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Dear readers (both of you!! ha ha),

Tomorrow I shall start posting sections of what is currently titled Daisy and the Thing of Dread.

As I’ve said, I teach math at the University of Maine at Farmington, but I also get to teach an English Comp class (we call it a First Year Writing Seminar) centered on H. P. Lovecraft. The second formal paper my students do in class is a comparison of Lovecraft’s The Case of Charles Dexter Ward, or a similar Lovecraft novella, with a novel they’ve read of someone else’s. A common choice is one of the Harry Potters: Joseph Curwen and Lord Voldemort are an interesting couple. Last year, one of my students used a fantasy novel that was basically set in a dungeons and dragons world. I remarked that it sounded interesting; he said, essentially, that it would be better if the writer was any good.

Ever since then, I’ve thought about using what might be termed a “pure D&D setting.” And this is my chance.

I have two other inspirations, or, two other great reasons for doing the thing I’m doing. (1) My friends and I, of thirty years ago or so, started a D&D campaign in a dungeon I made up, and we soon discovered that warriors tended to live mayfly-like lives. I began, about 30 years ago, writing a Story (that was the actual title) about the early careers of our characters, and in the first few chapters, these mayfly careers were a running joke. (2) Like everyone else on Earth, I read The Hunger Games. I haven’t seen any of the movies, and I only read the first two novels, but the first one hit me like a ton of something produced in District 12. It’s bumpy and unfinished and its great catch phrase (“May the odds be ever in your favor”) makes zero sense. But that first book is overwhelming.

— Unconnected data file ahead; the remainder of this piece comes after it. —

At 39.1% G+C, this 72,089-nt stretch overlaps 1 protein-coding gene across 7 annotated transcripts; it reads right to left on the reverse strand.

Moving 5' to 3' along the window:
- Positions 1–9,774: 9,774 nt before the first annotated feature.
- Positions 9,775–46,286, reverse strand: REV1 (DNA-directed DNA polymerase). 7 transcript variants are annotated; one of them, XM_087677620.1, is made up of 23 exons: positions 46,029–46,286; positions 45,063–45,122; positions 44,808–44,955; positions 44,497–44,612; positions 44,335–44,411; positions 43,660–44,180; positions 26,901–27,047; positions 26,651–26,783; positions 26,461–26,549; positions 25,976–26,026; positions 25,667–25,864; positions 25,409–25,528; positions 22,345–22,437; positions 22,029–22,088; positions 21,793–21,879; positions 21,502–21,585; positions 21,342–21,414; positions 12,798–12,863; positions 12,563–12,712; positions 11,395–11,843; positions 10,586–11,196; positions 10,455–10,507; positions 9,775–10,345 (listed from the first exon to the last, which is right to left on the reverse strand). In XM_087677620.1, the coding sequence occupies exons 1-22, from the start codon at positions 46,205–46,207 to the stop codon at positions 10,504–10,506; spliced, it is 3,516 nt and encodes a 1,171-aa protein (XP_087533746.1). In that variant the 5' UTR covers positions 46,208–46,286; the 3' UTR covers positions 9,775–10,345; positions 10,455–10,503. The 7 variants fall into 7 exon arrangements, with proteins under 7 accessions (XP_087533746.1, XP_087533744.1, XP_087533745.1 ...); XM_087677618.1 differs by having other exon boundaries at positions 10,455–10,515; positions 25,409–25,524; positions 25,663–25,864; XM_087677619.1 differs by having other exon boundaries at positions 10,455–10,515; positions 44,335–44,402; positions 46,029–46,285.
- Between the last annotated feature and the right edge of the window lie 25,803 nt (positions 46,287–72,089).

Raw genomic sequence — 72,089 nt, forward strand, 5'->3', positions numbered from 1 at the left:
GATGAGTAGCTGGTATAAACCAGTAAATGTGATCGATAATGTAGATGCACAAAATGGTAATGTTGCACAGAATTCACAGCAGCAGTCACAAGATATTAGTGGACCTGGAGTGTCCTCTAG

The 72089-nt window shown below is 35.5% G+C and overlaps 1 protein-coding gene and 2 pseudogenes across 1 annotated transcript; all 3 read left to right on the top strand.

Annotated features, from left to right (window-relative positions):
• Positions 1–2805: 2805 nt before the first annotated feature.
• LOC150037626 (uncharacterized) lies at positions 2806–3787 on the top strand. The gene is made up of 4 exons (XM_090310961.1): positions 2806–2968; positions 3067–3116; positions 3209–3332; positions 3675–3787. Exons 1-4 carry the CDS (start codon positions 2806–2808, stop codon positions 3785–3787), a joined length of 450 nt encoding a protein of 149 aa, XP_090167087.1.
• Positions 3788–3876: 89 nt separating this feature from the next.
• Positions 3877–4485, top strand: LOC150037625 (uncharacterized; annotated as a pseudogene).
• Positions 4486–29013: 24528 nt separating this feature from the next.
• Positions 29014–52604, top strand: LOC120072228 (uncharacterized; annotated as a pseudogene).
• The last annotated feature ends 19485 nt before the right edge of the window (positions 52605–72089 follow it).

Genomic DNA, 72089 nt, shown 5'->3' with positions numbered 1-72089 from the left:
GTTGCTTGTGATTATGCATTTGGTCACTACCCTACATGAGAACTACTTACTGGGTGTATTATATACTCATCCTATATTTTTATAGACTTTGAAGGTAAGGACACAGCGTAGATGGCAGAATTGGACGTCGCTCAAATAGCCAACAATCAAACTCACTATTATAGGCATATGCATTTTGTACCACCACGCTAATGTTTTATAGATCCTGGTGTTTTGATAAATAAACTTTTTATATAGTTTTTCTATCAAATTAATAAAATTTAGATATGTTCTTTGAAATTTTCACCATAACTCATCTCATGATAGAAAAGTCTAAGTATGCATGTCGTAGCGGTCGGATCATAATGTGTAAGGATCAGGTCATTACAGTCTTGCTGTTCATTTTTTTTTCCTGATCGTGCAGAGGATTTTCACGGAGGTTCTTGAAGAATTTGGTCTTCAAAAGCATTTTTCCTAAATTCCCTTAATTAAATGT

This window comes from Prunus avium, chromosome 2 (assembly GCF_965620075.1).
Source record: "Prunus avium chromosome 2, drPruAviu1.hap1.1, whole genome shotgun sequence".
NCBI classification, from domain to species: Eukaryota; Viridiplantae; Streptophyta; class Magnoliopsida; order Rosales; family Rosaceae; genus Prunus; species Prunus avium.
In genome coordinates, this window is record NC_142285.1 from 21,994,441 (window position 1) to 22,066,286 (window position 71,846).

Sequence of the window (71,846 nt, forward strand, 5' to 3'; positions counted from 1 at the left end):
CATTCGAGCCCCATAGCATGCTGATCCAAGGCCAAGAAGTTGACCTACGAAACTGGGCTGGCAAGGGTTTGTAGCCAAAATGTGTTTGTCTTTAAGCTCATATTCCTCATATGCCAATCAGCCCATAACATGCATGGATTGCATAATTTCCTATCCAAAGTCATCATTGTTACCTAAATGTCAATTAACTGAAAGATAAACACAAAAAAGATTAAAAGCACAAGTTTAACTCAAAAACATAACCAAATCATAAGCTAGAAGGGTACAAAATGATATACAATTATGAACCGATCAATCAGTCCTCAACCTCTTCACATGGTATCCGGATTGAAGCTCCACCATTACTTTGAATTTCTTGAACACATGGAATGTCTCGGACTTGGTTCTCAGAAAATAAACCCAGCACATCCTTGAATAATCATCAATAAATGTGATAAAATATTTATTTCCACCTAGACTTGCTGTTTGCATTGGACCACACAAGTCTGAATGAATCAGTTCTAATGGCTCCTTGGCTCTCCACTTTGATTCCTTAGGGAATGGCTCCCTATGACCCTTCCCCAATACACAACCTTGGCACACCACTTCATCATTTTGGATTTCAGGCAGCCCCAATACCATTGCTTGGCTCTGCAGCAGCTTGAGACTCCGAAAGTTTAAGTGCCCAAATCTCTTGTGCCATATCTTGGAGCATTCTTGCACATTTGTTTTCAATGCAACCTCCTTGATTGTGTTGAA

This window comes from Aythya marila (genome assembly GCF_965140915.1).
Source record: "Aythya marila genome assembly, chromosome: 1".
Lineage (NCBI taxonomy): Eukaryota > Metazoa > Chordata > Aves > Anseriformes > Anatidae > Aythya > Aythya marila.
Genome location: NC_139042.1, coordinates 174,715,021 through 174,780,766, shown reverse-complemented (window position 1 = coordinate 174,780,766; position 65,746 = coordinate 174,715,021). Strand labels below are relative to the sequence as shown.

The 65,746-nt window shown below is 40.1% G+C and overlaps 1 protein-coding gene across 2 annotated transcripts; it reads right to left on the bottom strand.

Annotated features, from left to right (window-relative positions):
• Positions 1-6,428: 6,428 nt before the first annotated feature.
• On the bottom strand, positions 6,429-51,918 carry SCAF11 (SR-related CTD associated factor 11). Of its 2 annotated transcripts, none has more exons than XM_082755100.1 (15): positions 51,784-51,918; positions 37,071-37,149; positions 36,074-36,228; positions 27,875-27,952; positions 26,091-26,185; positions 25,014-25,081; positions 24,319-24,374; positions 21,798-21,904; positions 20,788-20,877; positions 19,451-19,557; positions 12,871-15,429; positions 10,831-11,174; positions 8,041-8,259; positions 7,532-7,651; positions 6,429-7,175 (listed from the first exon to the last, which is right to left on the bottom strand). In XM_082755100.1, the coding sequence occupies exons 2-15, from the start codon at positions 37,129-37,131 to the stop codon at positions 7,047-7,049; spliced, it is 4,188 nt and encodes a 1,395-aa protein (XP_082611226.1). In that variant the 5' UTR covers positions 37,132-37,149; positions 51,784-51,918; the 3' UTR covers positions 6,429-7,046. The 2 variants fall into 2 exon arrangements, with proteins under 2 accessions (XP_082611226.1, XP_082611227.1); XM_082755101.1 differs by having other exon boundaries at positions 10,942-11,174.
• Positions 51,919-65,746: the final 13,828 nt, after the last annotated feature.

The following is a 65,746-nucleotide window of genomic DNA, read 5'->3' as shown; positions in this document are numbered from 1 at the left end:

Much of the credit must be due to the first person present tense narration. I was already an accomplished amateur novelist (“a rumor in his own time, a legend in his own mind”)  and I wondered if I could try something like that. I’ve never strayed from third person omniscient, except for the occasional fourth-wall-breaking, which doesn’t count anyway. And this new story seemed… er… seems to be a chance for a change.

So, among other things, please point out to me when I slip into past tense. But in general, do read and like and comment.

I also plan to throw off one more rant about science fiction writing. In particular, in the next week, I have planned a blog post about what sci fi writers really need to know about the way astronomy really works. (For instance, asteroid belts aren’t very dense, every planet orbits a star or it can’t have sunrise and sunset, and those graphics of our solar system, the ones that show all eight planets lined up next to the Sun, don’t make any sense.)

But this post, the one you’re reading, is about Daisy. She lives in Insmoor, on the edge of the Kingdom of Carleu, and she throws magic spells, and you don’t need to know any science to understand her world. At the same time, I’m not going to bury you in D&D geekiness. You don’t need to know anything from the Monster Manual—it’s probably for the best if you don’t.

Daisy starts talking to you tomorrow. Please give her the love and respect she deserves, or she might turn you into a newt. If she lives long enough to learn that spell.

Paul

…Thoughts?

 

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